Manchester and Salford have become the first cities outside Asia to adopt high-tech Mobike for mobile bike sharing and making short trips across the city centres.
The world’s first smart, dock-free bike share scheme makes London’s “Boris Bikes” look cumbersome and outdated.
Up to 1,000 of the distinctive bikes, developed in China where five million are in regular use, are heading our way during the course of a six-week trial with a view to expand on a permanent basis.
The robust bikes feature non-puncture airless tyres, GPS trackers to record data which will help future deployment, built-in locks, chainless transmission and disc brakes. They work via a cashless smartphone app.
At the Manchester launch in New Cathedral Street, Cllr Pat Karney, the town hall’s city centre boss, hailed Mobike’s introduction as “the start of a cycling revolution”.
“This is the first step in making Manchester and Salford the cycling capitals of the UK. We’re never modest about our ambitions here. Like all good revolutions it starts with persuasion and I hope that Mancunians and Salfordians will review their means of travel within the city centres.”
The scheme, which began in Shanghai and has spread to 130 cities in China and Singapore, is funded entirely by Mobike, which hopes that its bikes’ iconic silver and orange look will soon become part of Manchester and Salford’s main city transport network.
Chris Martin, head of Mobike’s international expansion, said the bike sharing scheme would not only transform way people move and make the city much more accessible, but also usher in major environmental improvements. “People won’t have to bother with bus timetables or in what language to speak to a taxi driver,” he joked.
Mr Martin heaped praise upon the “open-mined, pro-active and optimistic” stance of Manchester and Salford city councils and Transport for Greater Manchester and said he was “touched and enthused” by the speed at which the scheme had been brought together – just three months from the initial meeting in March.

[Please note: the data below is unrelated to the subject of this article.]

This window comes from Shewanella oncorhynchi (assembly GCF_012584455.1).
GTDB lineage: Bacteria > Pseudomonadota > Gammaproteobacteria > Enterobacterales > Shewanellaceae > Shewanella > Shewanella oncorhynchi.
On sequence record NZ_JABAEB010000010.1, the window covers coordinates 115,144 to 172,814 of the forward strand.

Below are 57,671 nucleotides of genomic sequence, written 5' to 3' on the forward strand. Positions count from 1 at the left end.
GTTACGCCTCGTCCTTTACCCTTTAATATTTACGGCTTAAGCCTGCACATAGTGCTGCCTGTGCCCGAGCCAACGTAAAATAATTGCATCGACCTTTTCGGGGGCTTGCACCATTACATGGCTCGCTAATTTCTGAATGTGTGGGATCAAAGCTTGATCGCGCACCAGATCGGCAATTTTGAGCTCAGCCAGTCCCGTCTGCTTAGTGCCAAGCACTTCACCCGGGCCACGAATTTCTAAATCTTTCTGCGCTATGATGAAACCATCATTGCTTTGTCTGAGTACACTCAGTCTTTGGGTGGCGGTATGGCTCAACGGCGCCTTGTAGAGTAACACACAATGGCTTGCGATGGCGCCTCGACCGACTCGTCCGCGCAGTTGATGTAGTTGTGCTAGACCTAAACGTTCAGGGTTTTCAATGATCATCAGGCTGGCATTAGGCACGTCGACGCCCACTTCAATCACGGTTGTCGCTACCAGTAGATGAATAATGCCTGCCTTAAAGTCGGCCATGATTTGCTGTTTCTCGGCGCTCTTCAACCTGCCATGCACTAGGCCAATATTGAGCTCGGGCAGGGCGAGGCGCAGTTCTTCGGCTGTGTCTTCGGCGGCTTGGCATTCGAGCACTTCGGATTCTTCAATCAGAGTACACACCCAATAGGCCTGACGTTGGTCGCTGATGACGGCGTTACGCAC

Steve Pyer, Mobike’s UK general manager, said: “Our aim is to be responsible, sustainable and innovative. We’re confident that Manchester and Salford and their residents will immediately see the benefits of our services and the cities will become a showcase for the urban transformation that is possible when cycling usage rises and city planning leverages smart data.
“We are already in talks with a number of other cities around Europe and are sure the successful pilot will be the first of many partnerships, allowing us to make cycling the most convenient and affordable choice for those in cities all around Europe.”
But why Manchester first?
“They were looking for a suitable bike share scheme for three or four years and had done lots of research. It’s proved to be a perfect time for Mobike,” said Steve, who was formerly involved with the “Boris Bike” scheme in London. He added that the bikes should be used taking into account the laws of the land. “We are encouraging everyone to ride responsibly.”
To use the service, you need to download the Mobike app to a smartphone via the App Store or Google Play and register.
Users pay an initial £49 deposit – discounted to £29 for the month of July. The nearest free bike can be located via built in GPS and you have 15 minutes to get to the bike and unlock it by scanning a code. You will then be charged 50p for 30 minutes. On completion of your journey, you are required to leave it at any authorised bike part near your destination.
The bikes were unloaded overnight before the launch at key locations jointly decided between Mobike, TfGM, and Manchester and Salford city councils. A strong focus has been put on the areas that are most convenient for locals – near major train stations (Piccadilly, Victoria, Salford Central), and major throughways (Oxford Road, Deansgate), as well as food, retail, leisure, and entertainment destinations including Northern Quarter, Great Northern Warehouse, Piccadilly Gardens, amongst others.
The launch celebration – a first for Europe – provided the opportunity to showcase the high tech bikes for the first time, with demonstrations on their functioning. Day-long events staged across Exchange Square featured a trial track for people to experience a Mobike first hand and stunt demonstrations.
The high profile launch was backed by the presence of representatives from global big hitters including Microsoft and Vodafone.
Alex Montgomery, Business Lead for Azure IOT & AI at Microsoft UK said: “Mobike is a great example of how companies can use Azure to improve the lives of millions of people. The cornerstone of Mobike’s offering is customer convenience. No matter where you are in Manchester, the intelligence built into our cloud platform will help you find the nearest Mobike, so you can get to where you need to go, quickly and easily.”
Andrew Taylor, travel plan manager at Manchester Metropolitan University, said: “At Manchester Metropolitan we are very excited about the launch of the Mobike scheme. We are working closely with Mobike to ensure the scheme can be effortlessly accessed by our staff and students. The scheme will potentially mean that cycling becomes a more convenient and affordable way to travel, and we are optimistic that Mobike will support the greater uptake of cycling in the city.”
The signs are good. The first Mobike user downloaded the app at the first opportunity and was up and riding by 7.45am today.
Download the Mobike app and see for yourself how easy it is to get up and peddling in no time.